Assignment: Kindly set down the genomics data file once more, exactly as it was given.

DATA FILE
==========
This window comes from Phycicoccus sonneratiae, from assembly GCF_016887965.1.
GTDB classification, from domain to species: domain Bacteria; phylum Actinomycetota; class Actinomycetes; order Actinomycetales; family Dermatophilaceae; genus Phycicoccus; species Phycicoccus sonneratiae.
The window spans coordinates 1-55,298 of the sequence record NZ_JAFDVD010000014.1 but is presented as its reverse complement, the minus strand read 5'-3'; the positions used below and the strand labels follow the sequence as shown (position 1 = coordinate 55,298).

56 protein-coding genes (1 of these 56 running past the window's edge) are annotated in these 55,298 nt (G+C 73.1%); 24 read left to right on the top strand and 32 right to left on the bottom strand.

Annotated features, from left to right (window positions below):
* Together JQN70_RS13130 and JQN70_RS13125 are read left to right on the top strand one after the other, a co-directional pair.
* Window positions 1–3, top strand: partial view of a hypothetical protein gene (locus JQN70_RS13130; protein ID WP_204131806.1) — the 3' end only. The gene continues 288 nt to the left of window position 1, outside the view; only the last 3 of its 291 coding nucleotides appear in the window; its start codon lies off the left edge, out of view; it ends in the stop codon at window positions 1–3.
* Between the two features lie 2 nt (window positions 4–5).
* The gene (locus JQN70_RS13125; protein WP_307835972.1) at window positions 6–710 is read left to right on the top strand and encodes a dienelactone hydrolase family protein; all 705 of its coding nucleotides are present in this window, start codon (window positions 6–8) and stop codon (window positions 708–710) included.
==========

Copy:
This window comes from Phycicoccus sonneratiae, from assembly GCF_016887965.1.
GTDB classification, from domain to species: domain Bacteria; phylum Actinomycetota; class Actinomycetes; order Actinomycetales; family Dermatophilaceae; genus Phycicoccus; species Phycicoccus sonneratiae.
The window spans coordinates 1-55,298 of the sequence record NZ_JAFDVD010000014.1 but is presented as its reverse complement, the minus strand read 5'-3'; the positions used below and the strand labels follow the sequence as shown (position 1 = coordinate 55,298).

56 protein-coding genes (1 of these 56 running past the window's edge) are annotated in these 55,298 nt (G+C 73.1%); 24 read left to right on the top strand and 32 right to left on the bottom strand.

Annotated features, from left to right (window positions below):
* Together JQN70_RS13130 and JQN70_RS13125 are read left to right on the top strand one after the other, a co-directional pair.
* Window positions 1–3, top strand: partial view of a hypothetical protein gene (locus JQN70_RS13130; protein ID WP_204131806.1) — the 3' end only. The gene continues 288 nt to the left of window position 1, outside the view; only the last 3 of its 291 coding nucleotides appear in the window; its start codon lies off the left edge, out of view; it ends in the stop codon at window positions 1–3.
* Between the two features lie 2 nt (window positions 4–5).
* The gene (locus JQN70_RS13125; protein WP_307835972.1) at window positions 6–710 is read left to right on the top strand and encodes a dienelactone hydrolase family protein; all 705 of its coding nucleotides are present in this window, start codon (window positions 6–8) and stop codon (window positions 708–710) included.